IF THE IDFPR COMES CALLING…
By: Lisa M. Green
Receiving a Summons and Complaint accusing you of medical malpractice is no doubt a dark day for a doctor but it is nothing compared to the abject fear that a letter from the Illinois Department of Financial and Professional Regulation can strike. The IDFPR is responsible for regulating the approximately 40,000 physicians in the State of Illinois. Under the Medical Practice Act, the IDFPR has the power to restrict the ability to legally practice medicine for more than 40 different reasons ranging from the obvious (drug abuse or mental illness) to the vague (making a misleading statement about your skill set or treatment) or the more common (not including something in a report).
Physicians come to the attention of the IDFPR in a number of ways. An initial claim may arise from a patient’s complaint about care or a referral from an outside agency such as another state’s medical licensing board, State’s Attorney’s Office or the Illinois Department of Revenue. The IDFPR will also conduct a preliminary investigation whenever money is paid out on behalf of a physician to resolve a medical negligence claim either through settlement or verdict. During this investigation, the physician may be required to answer written questions, submit factual information about the claim and sometimes submit medical records. The IDFPR then makes a determination as to whether the matter should be closed or a formal complaint should be initiated. The formal complaint is then typically prosecuted through a series of hearings and ultimately resolved by entry of something called a Consent Order, an agreement by the doctor to accept whatever discipline the IDFPR has decided to impose.
If it sounds bleak, that is because it is. Some of the 40 odd reasons for restricting a physician’s license are elastic enough to encompass some fairly innocuous behavior or have nothing to do with the practice of medicine. Roughly 30 medical professionals (this includes chiropractors) are reprimanded, placed on probation or restricted from practicing altogether every month in Illinois. All are fined sometimes as much as $10,000. Many include doctors who resolved malpractice claims only to discover that the IDFPR had further plans for them.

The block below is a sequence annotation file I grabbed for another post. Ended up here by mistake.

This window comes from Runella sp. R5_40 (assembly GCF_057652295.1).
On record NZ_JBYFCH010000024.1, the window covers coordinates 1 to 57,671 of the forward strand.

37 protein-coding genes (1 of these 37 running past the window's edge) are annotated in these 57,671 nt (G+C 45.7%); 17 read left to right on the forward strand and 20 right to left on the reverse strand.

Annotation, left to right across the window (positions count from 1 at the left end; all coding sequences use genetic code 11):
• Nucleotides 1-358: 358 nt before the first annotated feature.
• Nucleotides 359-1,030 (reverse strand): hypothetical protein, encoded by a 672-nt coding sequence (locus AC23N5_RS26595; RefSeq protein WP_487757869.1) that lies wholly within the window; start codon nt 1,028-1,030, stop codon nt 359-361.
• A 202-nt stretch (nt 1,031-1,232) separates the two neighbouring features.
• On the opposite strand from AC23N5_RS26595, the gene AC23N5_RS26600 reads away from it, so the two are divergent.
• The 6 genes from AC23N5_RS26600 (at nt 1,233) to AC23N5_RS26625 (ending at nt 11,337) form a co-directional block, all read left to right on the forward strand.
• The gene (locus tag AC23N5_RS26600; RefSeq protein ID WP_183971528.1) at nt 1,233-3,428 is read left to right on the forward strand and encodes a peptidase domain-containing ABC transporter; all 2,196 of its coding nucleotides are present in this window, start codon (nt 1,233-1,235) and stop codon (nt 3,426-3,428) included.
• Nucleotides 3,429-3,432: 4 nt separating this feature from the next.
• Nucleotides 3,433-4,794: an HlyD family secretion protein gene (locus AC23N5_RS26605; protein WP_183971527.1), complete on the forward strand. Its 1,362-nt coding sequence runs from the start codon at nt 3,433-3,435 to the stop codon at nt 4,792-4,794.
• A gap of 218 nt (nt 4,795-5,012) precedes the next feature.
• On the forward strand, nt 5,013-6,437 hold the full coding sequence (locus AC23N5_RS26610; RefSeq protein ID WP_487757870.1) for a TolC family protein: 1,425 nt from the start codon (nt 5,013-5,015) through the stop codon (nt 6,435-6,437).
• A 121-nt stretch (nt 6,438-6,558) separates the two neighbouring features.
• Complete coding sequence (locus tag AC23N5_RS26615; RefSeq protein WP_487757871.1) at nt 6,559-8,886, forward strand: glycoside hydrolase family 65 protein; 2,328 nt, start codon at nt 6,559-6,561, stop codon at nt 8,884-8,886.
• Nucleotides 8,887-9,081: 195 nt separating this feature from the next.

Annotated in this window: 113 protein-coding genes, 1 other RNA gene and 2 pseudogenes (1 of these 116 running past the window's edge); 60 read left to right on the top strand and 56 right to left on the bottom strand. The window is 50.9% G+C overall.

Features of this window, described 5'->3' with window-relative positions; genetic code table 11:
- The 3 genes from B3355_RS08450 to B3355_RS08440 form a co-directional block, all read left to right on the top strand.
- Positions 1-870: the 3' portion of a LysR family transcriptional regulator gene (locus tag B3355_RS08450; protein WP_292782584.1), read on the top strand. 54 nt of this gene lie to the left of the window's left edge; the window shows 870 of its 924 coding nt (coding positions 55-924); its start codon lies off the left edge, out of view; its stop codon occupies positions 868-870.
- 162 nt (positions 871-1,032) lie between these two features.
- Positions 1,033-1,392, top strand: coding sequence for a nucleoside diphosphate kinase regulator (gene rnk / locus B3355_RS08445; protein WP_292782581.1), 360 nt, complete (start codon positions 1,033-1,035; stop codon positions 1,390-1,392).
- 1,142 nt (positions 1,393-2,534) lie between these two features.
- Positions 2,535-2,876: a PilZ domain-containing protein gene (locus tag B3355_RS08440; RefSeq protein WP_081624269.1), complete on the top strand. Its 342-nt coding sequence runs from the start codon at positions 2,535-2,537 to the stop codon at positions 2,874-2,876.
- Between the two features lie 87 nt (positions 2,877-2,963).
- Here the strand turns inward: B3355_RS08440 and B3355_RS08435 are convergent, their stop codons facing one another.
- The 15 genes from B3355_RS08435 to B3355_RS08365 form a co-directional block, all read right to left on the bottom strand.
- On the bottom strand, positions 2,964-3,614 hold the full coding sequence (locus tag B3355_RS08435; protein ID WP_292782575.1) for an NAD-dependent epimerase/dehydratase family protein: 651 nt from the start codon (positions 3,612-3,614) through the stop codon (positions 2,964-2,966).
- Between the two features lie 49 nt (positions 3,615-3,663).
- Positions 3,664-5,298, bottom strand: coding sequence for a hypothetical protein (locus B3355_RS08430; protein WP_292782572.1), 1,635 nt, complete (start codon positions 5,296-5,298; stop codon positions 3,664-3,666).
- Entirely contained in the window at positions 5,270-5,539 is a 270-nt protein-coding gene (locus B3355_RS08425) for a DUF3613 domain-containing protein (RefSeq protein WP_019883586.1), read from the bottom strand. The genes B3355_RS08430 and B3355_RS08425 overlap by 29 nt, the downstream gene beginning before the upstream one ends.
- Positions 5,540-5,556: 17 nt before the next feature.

What can you do to avoid finding yourself on the IDFPR News List after a lawsuit finishes?
Be aware! When a malpractice claim is resolved with the payment of money on your behalf, talk to your defense attorney about what to expect from the IDFPR. Under the Medical Practice Act, you have a duty to report any adverse judgment, settlement or award arising out of a liability claim. The notification is usually done by the insurance carrier but you want to make absolutely sure this requirement is met.
Don’t ignore it! When you do receive a request for information from the IDFPR, do not ignore it. You can be sanctioned for not responding to the request within the prescribed amount of time.
Get legal help! If you are uncertain about how to respond to the preliminary investigation request, ask for help from an attorney. If you receive a formal complaint, you should retain an attorney to represent you in this process. Check your insurance policy as you may have coverage for legal representation.